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Critical Wildlife Legislation Introduced in US Congress

This week, two bills aimed at conserving wildlife and combating wildlife crime globally were reintroduced in the US Congress. The WILD Act (H.R. 872/S. 268) was introduced in the House of Representatives by Reps. Alan Lowenthal and Don Young, and in the Senate by Sens. John Barrasso and Tom Carper. The Wildlife Conservation and Anti-Trafficking Act (H.R.864) was also introduced in the House by Reps. John Garamendi and Don Young.

In response, World Wildlife Fund (WWF) released the following statement from Ginette Hemley, senior vice president of wildlife conservation:

“These bills will not only advance wildlife conservation both in the US and abroad; they are further proof that protecting our planet’s wildlife remains a hallmark example of bipartisan collaboration.

“Iconic species like elephants, tigers, and rhinos face numerous threats in their fight for survival. Chief among these is wildlife trafficking, a transnational organized crime with a global black market estimated at $20 billion annually. In addition to looting our planet’s forests, grasslands, and oceans, wildlife trafficking is connected to other organized crimes, including narcotics and human trafficking, and helps finance extremist groups in Africa and elsewhere.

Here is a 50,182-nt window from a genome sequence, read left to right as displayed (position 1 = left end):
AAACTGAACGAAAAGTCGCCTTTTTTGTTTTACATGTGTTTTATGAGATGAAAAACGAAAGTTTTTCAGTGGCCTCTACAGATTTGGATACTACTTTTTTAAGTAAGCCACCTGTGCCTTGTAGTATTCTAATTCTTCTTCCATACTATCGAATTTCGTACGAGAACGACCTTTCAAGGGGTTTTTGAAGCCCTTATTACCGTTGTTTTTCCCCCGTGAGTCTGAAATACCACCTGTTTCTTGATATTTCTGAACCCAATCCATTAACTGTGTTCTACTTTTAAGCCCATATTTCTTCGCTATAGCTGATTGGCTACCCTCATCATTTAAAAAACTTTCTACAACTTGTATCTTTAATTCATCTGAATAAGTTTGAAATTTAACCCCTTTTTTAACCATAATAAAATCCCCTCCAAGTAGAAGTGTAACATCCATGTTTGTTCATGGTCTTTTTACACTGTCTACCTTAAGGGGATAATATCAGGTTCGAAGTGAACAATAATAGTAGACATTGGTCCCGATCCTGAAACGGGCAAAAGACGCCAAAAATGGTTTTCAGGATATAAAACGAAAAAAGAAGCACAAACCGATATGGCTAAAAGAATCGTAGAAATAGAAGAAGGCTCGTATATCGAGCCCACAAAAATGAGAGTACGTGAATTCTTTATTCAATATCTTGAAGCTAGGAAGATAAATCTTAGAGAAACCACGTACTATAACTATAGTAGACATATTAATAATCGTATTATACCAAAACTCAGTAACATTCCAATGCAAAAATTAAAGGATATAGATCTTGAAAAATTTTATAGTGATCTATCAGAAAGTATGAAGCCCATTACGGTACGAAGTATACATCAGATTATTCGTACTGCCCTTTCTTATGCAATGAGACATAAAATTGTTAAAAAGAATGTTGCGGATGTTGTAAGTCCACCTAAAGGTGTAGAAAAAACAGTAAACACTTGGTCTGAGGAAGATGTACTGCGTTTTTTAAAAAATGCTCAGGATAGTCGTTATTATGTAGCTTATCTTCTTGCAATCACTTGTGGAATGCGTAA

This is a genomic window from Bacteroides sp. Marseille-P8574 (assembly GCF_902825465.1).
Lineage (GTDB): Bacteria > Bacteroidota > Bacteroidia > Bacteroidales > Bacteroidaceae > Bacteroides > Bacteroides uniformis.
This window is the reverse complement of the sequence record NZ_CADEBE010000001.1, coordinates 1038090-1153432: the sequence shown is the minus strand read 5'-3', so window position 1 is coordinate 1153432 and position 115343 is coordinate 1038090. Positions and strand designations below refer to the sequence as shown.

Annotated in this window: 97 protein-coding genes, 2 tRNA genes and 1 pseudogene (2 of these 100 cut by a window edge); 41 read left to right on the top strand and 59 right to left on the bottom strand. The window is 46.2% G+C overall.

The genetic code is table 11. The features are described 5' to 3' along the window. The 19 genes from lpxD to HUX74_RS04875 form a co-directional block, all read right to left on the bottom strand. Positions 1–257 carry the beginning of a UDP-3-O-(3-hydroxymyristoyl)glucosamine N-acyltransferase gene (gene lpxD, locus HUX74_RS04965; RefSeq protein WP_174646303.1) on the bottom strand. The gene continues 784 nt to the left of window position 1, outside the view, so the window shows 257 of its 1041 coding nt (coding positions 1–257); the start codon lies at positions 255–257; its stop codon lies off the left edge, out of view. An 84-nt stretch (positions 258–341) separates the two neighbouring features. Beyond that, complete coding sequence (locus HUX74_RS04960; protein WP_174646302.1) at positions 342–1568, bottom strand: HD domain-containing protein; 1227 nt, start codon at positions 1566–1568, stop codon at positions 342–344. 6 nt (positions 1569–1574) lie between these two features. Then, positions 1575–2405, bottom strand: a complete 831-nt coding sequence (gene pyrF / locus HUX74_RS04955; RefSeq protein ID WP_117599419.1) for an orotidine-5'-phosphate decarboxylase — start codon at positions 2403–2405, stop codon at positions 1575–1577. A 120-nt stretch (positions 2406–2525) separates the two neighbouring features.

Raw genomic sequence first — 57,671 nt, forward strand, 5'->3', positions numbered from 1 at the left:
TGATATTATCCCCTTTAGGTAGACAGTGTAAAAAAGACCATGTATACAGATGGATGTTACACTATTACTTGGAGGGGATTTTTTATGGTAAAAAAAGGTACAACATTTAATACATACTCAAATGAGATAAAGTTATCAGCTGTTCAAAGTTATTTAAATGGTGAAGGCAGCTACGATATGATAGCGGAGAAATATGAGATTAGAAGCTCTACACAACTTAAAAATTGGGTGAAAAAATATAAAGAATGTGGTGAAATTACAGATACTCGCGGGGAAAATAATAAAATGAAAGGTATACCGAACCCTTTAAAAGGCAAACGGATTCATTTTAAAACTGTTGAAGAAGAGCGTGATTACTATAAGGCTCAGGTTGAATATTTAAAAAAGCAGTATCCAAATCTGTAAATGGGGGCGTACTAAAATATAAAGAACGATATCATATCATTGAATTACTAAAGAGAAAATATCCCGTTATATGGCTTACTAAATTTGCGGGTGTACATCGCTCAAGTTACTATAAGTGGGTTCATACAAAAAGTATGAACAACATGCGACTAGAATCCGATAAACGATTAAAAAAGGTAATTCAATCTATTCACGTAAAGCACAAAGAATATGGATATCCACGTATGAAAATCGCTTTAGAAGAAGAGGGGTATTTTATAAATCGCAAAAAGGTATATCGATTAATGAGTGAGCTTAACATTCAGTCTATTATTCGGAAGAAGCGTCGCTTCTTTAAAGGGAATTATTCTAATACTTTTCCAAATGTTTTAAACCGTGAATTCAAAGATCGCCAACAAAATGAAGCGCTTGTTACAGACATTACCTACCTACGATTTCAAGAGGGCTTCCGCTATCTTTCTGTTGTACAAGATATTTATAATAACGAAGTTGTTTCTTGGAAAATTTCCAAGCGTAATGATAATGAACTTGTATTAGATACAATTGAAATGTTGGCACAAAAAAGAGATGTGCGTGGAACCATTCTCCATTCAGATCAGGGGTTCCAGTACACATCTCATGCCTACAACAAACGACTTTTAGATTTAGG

“Together, these bills will catalyze innovations to combat wildlife crime, support developing countries in protecting their wildlife, and increase penalties for wildlife crime and illegal fishing, generating new revenue for wildlife conservation efforts in the US. Enacting this legislation will make it clear the US stands firm in its commitment to fighting wildlife crime and protecting threatened species across the globe.”